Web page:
Yes I know: a word of explanation is in order….
“A la recherche du yeti perdu” is a chapter heading in The Dog Who Came In from the Cold by Alexander McCall Smith. This is the second entry in this prolific author’s Corduroy Mansions series. (Corduroy Mansions is the first; A Conspiracy of Friends is the third and most recent.) For those of you for whom high school and/or college French is but a dim memory, the aforementioned locution is a reworking of the title of Marcel Proust’s turn of the century magnum opus, A la Recherche du Temps Perdu. This work is currently known in English as In Search of Lost Time. (When I was coming of age in the early 1960s and studying literature at Goucher College, it was still known as Remembrance of Things Past, a phrase borrowed from Shakespeare’s Sonnet Number 30, the one that begins, ‘When to the sessions of sweet silent thought / I summon up remembrance of things past….’ Now I ask you, could anything be more beautiful?)
That’s all very well, you may say, somewhat impatiently, but…yeti? Why insert ‘yeti’ in that manner? The Dog Who Came in from the Cold is constructed as a series of stories in which the lives of the residents of an apartment complex in London – Corduroy Mansions – play out in unique and interesting ways. One of these individuals, Rupert Porter, is a principal in the Ragg Porter Literary Agency. Rupert nurses a grudge against Barbara Ragg, his opposite number in the agency, for several reasons. And he seriously questions her professional judgment in taking on a client whose book is called Autobiography of a Yeti. This work purports to be an “as told to” tale that comes straight from the mouth of an actual Himalayan yeti, who, among his other distinctions, has worked as a teacher in a remote village in that storied region.
And then there’s the story thread concerning Freddie de la Hay and his owner William French.
I first heard of Freddie when his creator gave a talk at the Howard County Library. Freddie is a Pimlico Terrier, so named for the London neighborhood in which Corduroy Mansions is located. McCall Smith cheerfully admits to inventing this canine classification, describing it as “…an unusual breed obtained through the judicious crossing of an Airedale with a Border Collie, and perhaps just a touch of something else about which the breeders themselves were now hazy.”
This novel’s structure undoubtedly owes much to the fact of its first appearing in serialized form in the Telegraph.co.uk. I almost invariably find when I ‘m reading a novel in which a number of plot lines are moving forward more or less concurrently, that some are rather more compelling than others. And so it is in The Dog Who Came in From the Cold. The yeti is always tantalizingly just out of reach. The love story of Barbara Ragg and Hugh Macpherson is surprisingly moving. But that feckless little canine and his harrowing adventure as an agent for MI6 – they pretty much steal the show. To my mind, McCall Smith has done something truly rare here. He has penned a tale that contains a finely calibrated mix of sweetness and danger, rather like the classics of children’s literature. The saga of Freddie de la Hay is a children’s story written for adults.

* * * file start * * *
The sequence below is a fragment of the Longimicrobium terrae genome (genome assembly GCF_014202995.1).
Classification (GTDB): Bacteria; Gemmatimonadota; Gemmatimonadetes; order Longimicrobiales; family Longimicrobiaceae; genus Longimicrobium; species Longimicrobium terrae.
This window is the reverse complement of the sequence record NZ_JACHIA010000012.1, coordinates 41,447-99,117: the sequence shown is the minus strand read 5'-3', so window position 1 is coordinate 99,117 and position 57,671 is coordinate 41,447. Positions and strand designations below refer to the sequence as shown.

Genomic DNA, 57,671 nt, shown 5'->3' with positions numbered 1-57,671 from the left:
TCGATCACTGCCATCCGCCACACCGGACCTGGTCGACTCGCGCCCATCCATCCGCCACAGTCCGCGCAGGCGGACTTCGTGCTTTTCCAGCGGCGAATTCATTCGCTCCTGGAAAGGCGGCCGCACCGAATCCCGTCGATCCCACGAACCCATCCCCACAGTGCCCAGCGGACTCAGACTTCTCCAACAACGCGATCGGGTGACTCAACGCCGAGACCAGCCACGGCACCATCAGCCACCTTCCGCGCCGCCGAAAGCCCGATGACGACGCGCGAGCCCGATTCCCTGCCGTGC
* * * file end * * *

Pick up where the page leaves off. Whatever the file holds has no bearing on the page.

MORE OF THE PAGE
I never cease to be amazed byAlexander McCall Smith’s sheer inventiveness and his ability to surprise the reader with plot twists that nonetheless seem believable – or very nearly so- because he narrates them in such measured cadences and with the authorial version of an absolutely straight face. To wit, who would have expected this kind of quiet eloquence from a yeti:
‘My earliest memory…is of being taken by my uncle to a place just outside one of the highest villages in a remote part of the country. There was a monastery outside this village, a square stone building with a commanding view of the valley below….
I heard the monks chanting within, and the sound seemed to me to bee beautiful beyond imagining….Hearing the chants of the monks filled me with excitement. It seemed to me that I was being addressed, personally and directly, and that if I did not respond this mournful, moving sound would disappear from the face of the earth.’
[excerpt from Autobiography of a Yeti, as told to Errol Greatorex]
McCall Smith is obviously a deeply learned person, yet he wears his erudition lightly. The Dog Who Came In from the Cold is studded with effortless allusions to Dante, Shakespeare, and Norman MacCaig. (The latter, a Scottish poet, must be one of McCall Smith’s personal favorites; he also pays him a lovely homage in The Careful Use of Compliments.) Toward the novel’s conclusion, I was pleasantly surprised to encounter a reference to a novella by Daphne du Maurier. This work leaps unbidden into Rupert’s mind as he follows the yeti – or the supposed yeti – though the streets of London: “…Rupert could not get out of his mind that terrifying scene in Daphne du Maurier’s Don’t Look Now where the art historian pursues a tiny red-coated figure through the streets of Venice, and, in a petrifying denouement, is suddenly confronted by….” McCall Smith completes the sentence but I think I’ll leave the ellipsis there instead, in case you’re sufficiently intrigued to read it yourself. Be warned, though; Don’t Look Now every bit as frightening as Rupert Porter remembers it being.
Obviously I’m giving The Dog Who Came In from the Cold an enthusiastic thumbs up. I’d also like to mention that in addition to reading the book, I listened to the audio version narrated by Simon Prebble. I recommend this recording highly, as well.
Click here for Freddie de la Hay’s vital statistics (the sort of information that might be of interest to his handlers at MI6). And in this video, you can join Alexander McCall Smith for a walk through London’s Pimlico neighborhood, the setting for Corduroy Mansions: